Though this poem was written during the same period as poem 160, the appearance of the housewife figure in poem 187 required an altogether more plodding, heavy tone. Dickinson achieves this through alternating dactyls and trochees. The woman’s “—low feet staggered” so many times that “Only the soldered mouth can tell—.” Sealed coffin and mute corpse challenge anyone who desires to understand the hardship under which she labored to “Try” to “stir the awful rivet” and “lift the hasps of steel!” The corpse’s forehead is “cool” because in death it is free of labor. Dickinson repeatedly shifts the housewife’s burden to the reader through the imperatives “Try” (used twice) and“Lift.” Ironically, the domestic burden of the housewife’s duties becomes the weight of the coffin and the dead weight of handling the corpse itself: “the listless hair” and the “adamantine fingers,” stiffened in death. Their steel-like unyieldingness can no longer wear a tin thimble.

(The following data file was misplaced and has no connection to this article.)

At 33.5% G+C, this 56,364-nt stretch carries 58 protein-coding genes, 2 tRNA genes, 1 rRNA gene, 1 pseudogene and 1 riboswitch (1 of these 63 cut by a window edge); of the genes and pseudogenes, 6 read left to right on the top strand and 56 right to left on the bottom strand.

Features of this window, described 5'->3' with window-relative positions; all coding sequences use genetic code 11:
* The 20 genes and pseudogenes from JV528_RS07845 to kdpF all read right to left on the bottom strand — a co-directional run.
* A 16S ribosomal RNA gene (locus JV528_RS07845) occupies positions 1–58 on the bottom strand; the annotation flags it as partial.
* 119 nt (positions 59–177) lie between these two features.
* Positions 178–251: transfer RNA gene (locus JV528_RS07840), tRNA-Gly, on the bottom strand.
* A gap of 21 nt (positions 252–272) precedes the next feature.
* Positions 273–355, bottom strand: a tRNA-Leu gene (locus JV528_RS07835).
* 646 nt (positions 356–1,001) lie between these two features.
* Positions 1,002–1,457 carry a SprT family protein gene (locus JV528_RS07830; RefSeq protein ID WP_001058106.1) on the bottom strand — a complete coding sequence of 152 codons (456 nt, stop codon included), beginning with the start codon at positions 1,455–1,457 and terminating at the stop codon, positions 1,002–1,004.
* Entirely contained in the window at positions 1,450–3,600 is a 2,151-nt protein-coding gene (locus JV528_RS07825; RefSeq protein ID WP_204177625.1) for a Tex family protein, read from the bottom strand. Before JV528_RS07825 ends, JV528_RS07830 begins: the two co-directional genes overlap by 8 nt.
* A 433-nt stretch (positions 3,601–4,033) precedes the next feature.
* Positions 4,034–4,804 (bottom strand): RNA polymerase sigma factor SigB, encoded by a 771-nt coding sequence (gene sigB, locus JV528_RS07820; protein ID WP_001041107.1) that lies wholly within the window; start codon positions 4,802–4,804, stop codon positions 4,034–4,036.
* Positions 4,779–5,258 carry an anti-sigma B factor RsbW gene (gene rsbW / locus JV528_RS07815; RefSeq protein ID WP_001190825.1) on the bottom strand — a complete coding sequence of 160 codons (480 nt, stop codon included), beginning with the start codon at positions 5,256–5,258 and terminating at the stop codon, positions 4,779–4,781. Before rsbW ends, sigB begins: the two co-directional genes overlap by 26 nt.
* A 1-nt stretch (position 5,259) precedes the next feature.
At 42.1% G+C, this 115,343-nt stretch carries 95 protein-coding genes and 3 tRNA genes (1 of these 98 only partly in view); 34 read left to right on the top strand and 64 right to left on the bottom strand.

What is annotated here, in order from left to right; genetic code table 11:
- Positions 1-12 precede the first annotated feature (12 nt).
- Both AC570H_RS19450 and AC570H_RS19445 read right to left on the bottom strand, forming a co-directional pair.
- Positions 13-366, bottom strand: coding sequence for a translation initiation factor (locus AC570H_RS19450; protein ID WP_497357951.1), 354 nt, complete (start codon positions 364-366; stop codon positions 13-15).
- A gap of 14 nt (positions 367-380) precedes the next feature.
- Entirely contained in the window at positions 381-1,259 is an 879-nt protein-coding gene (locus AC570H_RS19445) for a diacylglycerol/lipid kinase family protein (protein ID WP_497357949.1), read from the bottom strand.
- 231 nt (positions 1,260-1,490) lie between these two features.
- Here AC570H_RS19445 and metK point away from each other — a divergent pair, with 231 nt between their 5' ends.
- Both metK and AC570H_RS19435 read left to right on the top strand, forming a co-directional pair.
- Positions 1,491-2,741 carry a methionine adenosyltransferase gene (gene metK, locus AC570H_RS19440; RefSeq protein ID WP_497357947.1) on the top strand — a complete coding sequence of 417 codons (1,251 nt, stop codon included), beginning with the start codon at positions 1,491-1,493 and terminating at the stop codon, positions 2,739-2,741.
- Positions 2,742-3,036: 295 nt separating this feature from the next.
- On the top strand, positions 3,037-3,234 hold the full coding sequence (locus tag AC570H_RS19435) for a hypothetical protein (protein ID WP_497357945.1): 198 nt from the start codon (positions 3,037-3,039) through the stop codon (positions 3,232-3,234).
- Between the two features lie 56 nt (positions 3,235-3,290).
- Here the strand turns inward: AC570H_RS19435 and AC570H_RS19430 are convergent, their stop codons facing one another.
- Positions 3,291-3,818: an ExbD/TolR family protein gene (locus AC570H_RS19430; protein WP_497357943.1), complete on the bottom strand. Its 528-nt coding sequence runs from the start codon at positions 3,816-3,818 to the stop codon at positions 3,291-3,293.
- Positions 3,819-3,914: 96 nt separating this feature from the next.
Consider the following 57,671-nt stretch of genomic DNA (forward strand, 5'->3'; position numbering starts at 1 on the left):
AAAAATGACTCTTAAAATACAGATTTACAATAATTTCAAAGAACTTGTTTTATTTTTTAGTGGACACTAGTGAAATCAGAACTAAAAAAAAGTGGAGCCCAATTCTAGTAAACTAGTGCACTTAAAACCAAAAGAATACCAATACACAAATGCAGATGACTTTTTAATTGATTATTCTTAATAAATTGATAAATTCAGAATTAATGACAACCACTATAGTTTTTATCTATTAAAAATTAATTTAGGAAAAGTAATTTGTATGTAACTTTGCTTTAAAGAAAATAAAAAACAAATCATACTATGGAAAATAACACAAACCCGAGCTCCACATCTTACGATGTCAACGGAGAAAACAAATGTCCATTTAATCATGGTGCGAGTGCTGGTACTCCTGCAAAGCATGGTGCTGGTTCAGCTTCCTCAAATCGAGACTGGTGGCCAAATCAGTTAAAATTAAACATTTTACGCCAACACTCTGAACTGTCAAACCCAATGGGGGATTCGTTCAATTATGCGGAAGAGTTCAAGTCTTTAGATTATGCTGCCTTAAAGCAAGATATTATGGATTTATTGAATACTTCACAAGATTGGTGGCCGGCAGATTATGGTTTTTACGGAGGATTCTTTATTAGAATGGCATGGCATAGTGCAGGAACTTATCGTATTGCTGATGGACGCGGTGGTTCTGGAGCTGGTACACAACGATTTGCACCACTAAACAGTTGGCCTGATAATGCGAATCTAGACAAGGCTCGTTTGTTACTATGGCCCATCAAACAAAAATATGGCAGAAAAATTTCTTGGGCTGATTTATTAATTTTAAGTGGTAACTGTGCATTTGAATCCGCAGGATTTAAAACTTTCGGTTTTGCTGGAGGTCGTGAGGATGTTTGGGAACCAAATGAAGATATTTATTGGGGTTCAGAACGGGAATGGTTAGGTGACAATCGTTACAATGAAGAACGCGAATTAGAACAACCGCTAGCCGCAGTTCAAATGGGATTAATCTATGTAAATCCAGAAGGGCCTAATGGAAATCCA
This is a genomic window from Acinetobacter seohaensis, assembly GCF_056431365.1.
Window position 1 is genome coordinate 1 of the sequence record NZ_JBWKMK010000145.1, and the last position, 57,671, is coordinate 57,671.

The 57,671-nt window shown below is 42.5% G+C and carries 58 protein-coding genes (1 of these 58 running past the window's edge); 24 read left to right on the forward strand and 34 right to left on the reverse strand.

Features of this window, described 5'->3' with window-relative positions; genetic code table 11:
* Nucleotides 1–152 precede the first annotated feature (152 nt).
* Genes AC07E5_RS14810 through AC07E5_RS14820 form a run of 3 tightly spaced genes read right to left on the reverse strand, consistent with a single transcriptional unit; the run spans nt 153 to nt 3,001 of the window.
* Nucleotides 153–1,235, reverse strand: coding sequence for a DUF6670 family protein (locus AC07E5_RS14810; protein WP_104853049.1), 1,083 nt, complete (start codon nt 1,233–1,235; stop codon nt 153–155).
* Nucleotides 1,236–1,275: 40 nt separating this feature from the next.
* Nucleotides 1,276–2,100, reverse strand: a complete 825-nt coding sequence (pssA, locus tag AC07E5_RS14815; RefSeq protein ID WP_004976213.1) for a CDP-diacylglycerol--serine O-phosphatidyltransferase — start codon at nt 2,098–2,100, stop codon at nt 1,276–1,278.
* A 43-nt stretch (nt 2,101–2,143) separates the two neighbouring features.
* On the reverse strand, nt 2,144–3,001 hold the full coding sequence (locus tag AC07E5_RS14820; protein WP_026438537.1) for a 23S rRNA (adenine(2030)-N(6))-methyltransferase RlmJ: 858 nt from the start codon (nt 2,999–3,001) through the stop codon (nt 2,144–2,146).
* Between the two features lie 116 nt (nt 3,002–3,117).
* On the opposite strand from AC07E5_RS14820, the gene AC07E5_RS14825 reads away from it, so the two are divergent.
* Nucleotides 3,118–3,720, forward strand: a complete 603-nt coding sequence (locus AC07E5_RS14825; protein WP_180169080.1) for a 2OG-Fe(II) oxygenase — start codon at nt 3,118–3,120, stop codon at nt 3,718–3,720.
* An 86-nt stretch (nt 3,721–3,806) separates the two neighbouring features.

Predatory flies, a death and disease symbol which regularly appears in Dickinson’s poems, batter and speckle the woman’s once-clean chamber window. Both they and the sun are “Brave”; both sun and ceiling cobweb are “Fearless.” Even so, despite this oppressive imagery, the housewife has finally become “Indolent,” lain in a field of daisies. The poem thus resolves itself in a single line through the double implication of “indolent”: lazy, but also free from suffering. There is no contradiction at all in the two views of death Dickinson takes in her poetry. Seen from the aspect of the poet or of a woman whom household burdens do not confine, death becomes an awe-filled adventure contemplated with heroic anticipation. The moment the perspective becomes that of a housewife or a woman bound by domestic duties, death becomes a blessed release from labor.